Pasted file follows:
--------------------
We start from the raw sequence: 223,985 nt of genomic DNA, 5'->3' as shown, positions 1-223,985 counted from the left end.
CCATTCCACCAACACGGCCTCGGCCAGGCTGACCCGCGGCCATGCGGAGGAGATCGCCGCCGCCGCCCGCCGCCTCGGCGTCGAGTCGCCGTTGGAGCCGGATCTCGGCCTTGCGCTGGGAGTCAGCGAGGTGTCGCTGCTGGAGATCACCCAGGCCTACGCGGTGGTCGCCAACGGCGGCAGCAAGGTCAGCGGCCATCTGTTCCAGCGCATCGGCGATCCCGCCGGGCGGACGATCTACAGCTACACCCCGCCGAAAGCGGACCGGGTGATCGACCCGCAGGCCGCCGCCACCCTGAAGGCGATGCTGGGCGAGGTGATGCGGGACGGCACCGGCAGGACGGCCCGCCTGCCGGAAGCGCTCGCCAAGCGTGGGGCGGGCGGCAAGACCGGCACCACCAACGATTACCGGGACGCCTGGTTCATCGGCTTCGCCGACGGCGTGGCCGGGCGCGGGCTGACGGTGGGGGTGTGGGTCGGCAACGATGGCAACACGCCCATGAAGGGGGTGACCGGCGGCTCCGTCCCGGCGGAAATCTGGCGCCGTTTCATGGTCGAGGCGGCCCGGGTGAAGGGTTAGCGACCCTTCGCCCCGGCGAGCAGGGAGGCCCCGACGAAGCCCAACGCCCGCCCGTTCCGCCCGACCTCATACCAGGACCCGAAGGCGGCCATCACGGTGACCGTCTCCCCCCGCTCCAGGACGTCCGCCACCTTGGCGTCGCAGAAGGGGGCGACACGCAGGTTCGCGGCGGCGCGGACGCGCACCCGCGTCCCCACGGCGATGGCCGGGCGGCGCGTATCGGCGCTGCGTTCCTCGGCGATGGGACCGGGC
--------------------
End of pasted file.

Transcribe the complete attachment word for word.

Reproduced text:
We start from the raw sequence: 223,985 nt of genomic DNA, 5'->3' as shown, positions 1-223,985 counted from the left end.
CCATTCCACCAACACGGCCTCGGCCAGGCTGACCCGCGGCCATGCGGAGGAGATCGCCGCCGCCGCCCGCCGCCTCGGCGTCGAGTCGCCGTTGGAGCCGGATCTCGGCCTTGCGCTGGGAGTCAGCGAGGTGTCGCTGCTGGAGATCACCCAGGCCTACGCGGTGGTCGCCAACGGCGGCAGCAAGGTCAGCGGCCATCTGTTCCAGCGCATCGGCGATCCCGCCGGGCGGACGATCTACAGCTACACCCCGCCGAAAGCGGACCGGGTGATCGACCCGCAGGCCGCCGCCACCCTGAAGGCGATGCTGGGCGAGGTGATGCGGGACGGCACCGGCAGGACGGCCCGCCTGCCGGAAGCGCTCGCCAAGCGTGGGGCGGGCGGCAAGACCGGCACCACCAACGATTACCGGGACGCCTGGTTCATCGGCTTCGCCGACGGCGTGGCCGGGCGCGGGCTGACGGTGGGGGTGTGGGTCGGCAACGATGGCAACACGCCCATGAAGGGGGTGACCGGCGGCTCCGTCCCGGCGGAAATCTGGCGCCGTTTCATGGTCGAGGCGGCCCGGGTGAAGGGTTAGCGACCCTTCGCCCCGGCGAGCAGGGAGGCCCCGACGAAGCCCAACGCCCGCCCGTTCCGCCCGACCTCATACCAGGACCCGAAGGCGGCCATCACGGTGACCGTCTCCCCCCGCTCCAGGACGTCCGCCACCTTGGCGTCGCAGAAGGGGGCGACACGCAGGTTCGCGGCGGCGCGGACGCGCACCCGCGTCCCCACGGCGATGGCCGGGCGGCGCGTATCGGCGCTGCGTTCCTCGGCGATGGGACCGGGC